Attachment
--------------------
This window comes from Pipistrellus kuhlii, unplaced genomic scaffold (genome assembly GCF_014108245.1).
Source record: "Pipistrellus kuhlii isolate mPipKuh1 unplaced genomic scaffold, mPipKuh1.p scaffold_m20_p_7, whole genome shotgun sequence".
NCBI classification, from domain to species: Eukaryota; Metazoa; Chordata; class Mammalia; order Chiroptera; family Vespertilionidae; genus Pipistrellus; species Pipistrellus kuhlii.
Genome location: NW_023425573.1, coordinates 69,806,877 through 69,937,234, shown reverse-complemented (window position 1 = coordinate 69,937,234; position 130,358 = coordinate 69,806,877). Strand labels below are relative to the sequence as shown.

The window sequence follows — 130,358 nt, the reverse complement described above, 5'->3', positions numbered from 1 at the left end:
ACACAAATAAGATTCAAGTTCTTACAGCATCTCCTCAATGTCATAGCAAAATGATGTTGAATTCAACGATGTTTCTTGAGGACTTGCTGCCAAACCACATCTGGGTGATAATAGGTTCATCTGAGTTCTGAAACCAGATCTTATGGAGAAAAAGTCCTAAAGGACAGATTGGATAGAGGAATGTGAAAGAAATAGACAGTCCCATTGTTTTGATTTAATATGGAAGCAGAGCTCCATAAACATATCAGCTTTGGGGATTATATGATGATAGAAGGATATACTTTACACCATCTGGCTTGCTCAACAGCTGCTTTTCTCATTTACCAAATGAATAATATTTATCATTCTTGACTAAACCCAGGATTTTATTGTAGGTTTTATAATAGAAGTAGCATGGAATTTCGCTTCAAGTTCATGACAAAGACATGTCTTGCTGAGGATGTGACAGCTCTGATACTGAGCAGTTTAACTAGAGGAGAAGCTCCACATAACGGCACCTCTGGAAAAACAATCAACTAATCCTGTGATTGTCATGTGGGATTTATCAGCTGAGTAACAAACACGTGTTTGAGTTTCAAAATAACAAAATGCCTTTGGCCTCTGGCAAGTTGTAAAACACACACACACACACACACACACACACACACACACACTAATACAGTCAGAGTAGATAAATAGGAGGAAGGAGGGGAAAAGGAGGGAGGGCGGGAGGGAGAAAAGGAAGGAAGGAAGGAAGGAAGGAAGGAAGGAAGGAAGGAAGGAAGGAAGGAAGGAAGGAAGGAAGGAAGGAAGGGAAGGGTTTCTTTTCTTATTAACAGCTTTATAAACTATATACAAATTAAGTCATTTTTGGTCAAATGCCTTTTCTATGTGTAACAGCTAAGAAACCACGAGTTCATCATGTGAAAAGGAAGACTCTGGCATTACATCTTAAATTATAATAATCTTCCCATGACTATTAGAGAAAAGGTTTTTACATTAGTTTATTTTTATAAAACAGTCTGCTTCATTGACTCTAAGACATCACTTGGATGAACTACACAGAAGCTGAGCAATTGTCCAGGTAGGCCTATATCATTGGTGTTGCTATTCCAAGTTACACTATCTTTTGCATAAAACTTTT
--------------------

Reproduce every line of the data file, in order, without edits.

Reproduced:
This window comes from Pipistrellus kuhlii, unplaced genomic scaffold (genome assembly GCF_014108245.1).
Source record: "Pipistrellus kuhlii isolate mPipKuh1 unplaced genomic scaffold, mPipKuh1.p scaffold_m20_p_7, whole genome shotgun sequence".
NCBI classification, from domain to species: Eukaryota; Metazoa; Chordata; class Mammalia; order Chiroptera; family Vespertilionidae; genus Pipistrellus; species Pipistrellus kuhlii.
Genome location: NW_023425573.1, coordinates 69,806,877 through 69,937,234, shown reverse-complemented (window position 1 = coordinate 69,937,234; position 130,358 = coordinate 69,806,877). Strand labels below are relative to the sequence as shown.

The window sequence follows — 130,358 nt, the reverse complement described above, 5'->3', positions numbered from 1 at the left end:
ACACAAATAAGATTCAAGTTCTTACAGCATCTCCTCAATGTCATAGCAAAATGATGTTGAATTCAACGATGTTTCTTGAGGACTTGCTGCCAAACCACATCTGGGTGATAATAGGTTCATCTGAGTTCTGAAACCAGATCTTATGGAGAAAAAGTCCTAAAGGACAGATTGGATAGAGGAATGTGAAAGAAATAGACAGTCCCATTGTTTTGATTTAATATGGAAGCAGAGCTCCATAAACATATCAGCTTTGGGGATTATATGATGATAGAAGGATATACTTTACACCATCTGGCTTGCTCAACAGCTGCTTTTCTCATTTACCAAATGAATAATATTTATCATTCTTGACTAAACCCAGGATTTTATTGTAGGTTTTATAATAGAAGTAGCATGGAATTTCGCTTCAAGTTCATGACAAAGACATGTCTTGCTGAGGATGTGACAGCTCTGATACTGAGCAGTTTAACTAGAGGAGAAGCTCCACATAACGGCACCTCTGGAAAAACAATCAACTAATCCTGTGATTGTCATGTGGGATTTATCAGCTGAGTAACAAACACGTGTTTGAGTTTCAAAATAACAAAATGCCTTTGGCCTCTGGCAAGTTGTAAAACACACACACACACACACACACACACACACACACACACTAATACAGTCAGAGTAGATAAATAGGAGGAAGGAGGGGAAAAGGAGGGAGGGCGGGAGGGAGAAAAGGAAGGAAGGAAGGAAGGAAGGAAGGAAGGAAGGAAGGAAGGAAGGAAGGAAGGAAGGAAGGAAGGAAGGAAGGGAAGGGTTTCTTTTCTTATTAACAGCTTTATAAACTATATACAAATTAAGTCATTTTTGGTCAAATGCCTTTTCTATGTGTAACAGCTAAGAAACCACGAGTTCATCATGTGAAAAGGAAGACTCTGGCATTACATCTTAAATTATAATAATCTTCCCATGACTATTAGAGAAAAGGTTTTTACATTAGTTTATTTTTATAAAACAGTCTGCTTCATTGACTCTAAGACATCACTTGGATGAACTACACAGAAGCTGAGCAATTGTCCAGGTAGGCCTATATCATTGGTGTTGCTATTCCAAGTTACACTATCTTTTGCATAAAACTTTT